EmRR

Re: the 1954 Limiter!!
« Reply #60 on: February 13, 2019, 10:24:42 AM »
Slower attack reducing gain reduction is to be expected in a simple to medium complexity vari/mu
Best,

Doug Williams
Electromagnetic Radiation Recorders

"I think this can be better. Some kind of control that's intuitive, not complicated like a single knob" - Crusty

"Back when everything sounde


Re: the 1954 Limiter!!
« Reply #61 on: February 13, 2019, 08:23:09 PM »
Ok just tracked through this thing. Makes the 1176 sound like I'm singing through a plastic cool whip tub.

I can get maybe 15 DB of GR out of it from the ba-2 clone, well above what I ever plan on using. Meter looks a bit more appropriate now too.  If you're the kinda person who likes 20 decibels of reduction or a hard ceiling, it might not be for you. Totally exactly what I needed though and at a very good price.

It's difficult not to clip the second stage. Not positive on the best remedy for that at the moment but so far as I'm concerned it's better than anything I have right now.

Replacing the studio computer soon but I'll get a couple a-b's up.

EmRR

Re: the 1954 Limiter!!
« Reply #62 on: February 13, 2019, 09:43:33 PM »
Awesome
Best,

Doug Williams
Electromagnetic Radiation Recorders

"I think this can be better. Some kind of control that's intuitive, not complicated like a single knob" - Crusty

"Back when everything sounde

opacheco

Re: the 1954 Limiter!!
« Reply #63 on: February 16, 2019, 05:56:52 PM »
Finally here is the fruit of my labors for the past 2 years (mostly searching for parts... especially the XFRMRs).  I got the circuit from a 1954 RadioCraft magazine, hence the name "1954 Limiter".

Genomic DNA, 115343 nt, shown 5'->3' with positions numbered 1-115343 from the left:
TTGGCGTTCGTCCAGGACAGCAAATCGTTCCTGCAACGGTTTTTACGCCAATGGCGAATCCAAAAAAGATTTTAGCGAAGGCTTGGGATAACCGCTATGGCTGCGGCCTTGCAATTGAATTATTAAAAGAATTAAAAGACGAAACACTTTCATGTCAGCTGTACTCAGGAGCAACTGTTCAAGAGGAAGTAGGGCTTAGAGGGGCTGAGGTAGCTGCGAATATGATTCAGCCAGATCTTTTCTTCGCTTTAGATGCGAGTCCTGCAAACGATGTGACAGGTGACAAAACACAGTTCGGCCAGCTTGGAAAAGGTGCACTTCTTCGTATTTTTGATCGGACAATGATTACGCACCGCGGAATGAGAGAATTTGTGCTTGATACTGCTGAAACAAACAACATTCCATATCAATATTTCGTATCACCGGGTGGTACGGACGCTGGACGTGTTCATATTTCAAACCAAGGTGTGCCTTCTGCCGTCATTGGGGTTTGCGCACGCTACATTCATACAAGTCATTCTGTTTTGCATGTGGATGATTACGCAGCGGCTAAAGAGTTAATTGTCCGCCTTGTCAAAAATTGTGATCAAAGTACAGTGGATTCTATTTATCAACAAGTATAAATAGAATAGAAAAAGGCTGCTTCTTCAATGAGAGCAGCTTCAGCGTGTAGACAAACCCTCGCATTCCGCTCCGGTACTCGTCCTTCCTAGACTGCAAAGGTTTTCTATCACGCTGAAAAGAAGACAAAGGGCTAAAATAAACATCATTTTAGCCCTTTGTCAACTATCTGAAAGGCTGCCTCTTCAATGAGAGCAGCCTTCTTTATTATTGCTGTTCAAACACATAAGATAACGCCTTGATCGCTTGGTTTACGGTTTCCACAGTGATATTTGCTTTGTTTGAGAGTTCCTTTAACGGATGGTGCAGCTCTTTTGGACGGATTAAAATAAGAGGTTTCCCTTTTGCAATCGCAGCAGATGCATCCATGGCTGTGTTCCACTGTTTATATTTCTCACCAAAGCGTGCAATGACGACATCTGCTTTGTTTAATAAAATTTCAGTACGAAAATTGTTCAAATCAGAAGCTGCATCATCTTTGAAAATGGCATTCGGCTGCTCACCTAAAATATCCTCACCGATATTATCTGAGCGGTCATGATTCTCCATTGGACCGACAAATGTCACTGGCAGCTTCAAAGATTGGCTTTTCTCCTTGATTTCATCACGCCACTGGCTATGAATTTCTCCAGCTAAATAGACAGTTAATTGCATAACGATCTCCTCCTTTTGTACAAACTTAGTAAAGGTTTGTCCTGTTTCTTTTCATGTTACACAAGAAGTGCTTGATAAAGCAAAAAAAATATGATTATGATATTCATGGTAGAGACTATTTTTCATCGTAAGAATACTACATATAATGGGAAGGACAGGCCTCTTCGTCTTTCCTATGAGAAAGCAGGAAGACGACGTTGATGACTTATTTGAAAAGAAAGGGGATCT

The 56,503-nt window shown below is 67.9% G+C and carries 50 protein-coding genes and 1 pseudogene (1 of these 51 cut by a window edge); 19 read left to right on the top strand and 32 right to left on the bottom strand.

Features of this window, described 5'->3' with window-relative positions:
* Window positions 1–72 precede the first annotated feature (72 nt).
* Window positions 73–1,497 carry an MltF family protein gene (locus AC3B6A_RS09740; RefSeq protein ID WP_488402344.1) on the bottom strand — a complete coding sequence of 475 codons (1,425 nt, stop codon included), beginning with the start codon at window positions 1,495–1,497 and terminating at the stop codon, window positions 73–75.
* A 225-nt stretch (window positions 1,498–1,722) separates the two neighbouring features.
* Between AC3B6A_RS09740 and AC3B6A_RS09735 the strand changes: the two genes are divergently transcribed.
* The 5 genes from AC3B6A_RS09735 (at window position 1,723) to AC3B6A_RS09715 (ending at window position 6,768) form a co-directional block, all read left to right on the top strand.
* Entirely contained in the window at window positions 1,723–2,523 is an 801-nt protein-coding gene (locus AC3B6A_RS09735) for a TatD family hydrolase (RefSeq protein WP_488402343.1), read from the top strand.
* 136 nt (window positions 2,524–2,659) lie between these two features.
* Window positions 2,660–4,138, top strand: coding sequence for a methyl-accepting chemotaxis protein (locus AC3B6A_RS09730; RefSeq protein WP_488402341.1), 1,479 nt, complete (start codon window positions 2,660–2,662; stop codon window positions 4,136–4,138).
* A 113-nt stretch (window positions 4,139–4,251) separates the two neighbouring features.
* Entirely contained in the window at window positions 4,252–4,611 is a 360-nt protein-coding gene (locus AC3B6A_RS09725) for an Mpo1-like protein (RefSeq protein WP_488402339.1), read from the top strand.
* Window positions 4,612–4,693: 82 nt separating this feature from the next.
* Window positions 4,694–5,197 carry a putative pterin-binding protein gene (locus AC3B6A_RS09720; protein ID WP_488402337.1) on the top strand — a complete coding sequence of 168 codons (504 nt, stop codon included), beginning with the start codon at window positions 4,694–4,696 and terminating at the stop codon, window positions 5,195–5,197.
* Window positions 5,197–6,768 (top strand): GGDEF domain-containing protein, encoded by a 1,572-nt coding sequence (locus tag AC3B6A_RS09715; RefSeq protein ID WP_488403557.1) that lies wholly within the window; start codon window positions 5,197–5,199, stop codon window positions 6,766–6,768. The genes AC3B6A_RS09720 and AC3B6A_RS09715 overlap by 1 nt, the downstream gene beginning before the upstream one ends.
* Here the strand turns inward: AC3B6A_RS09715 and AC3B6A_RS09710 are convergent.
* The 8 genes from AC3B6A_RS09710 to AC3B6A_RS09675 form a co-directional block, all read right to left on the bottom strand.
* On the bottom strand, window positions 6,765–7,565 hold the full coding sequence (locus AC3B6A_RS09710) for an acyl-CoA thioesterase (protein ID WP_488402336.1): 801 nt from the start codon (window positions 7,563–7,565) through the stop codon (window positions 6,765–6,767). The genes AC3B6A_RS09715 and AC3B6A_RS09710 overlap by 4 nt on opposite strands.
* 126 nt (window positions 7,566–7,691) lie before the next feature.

I wanted this project/unit to be grand in size -- big chassis, big meters, big knobs -- just like the old days before everything was optimized to be small and compact -- With each unit in a seven space rack -- I think I achieved that goal.

Bear with me as I try to describe what's going on in the circuit.. still learning:
The limiter uses UTC A-12 (600:80K) input transformer and 2 6SK7s.  The thing I liked is that it implements 250K pot to adjust the screen voltage on only one of the 6sk7 to get the 2 6sk7s screen voltage in balance.  The bias is controlled by a 500K pot (input attenuator) and the grids even have a 500 ohm pot.  The 12AT7 amplifier is used ahead of the 6AL5 rectifier to get a rapid attack - the 6AL5's cathodes are biased positive with respect to their plates and will not conduct until the output signal is fed thru the 12AT7 to have a limit level.  Control of both bias if the 12AT7 and the screens of 6sk7s is obtained with the OD3 voltage control tube.  Adjusting the 25K pot on the OD3 changes the limit level. the attack and release time is fast (for tube limiter).  I really love the sound of it, it uses a UTC A-27 (100K:600) for the output -- sh*t with these transformers how could it sound bad?  The switch is a 3 position switch, limiter "on" "off" and "Balance"-- balance makes is the unit a linear amplifier with no limiting.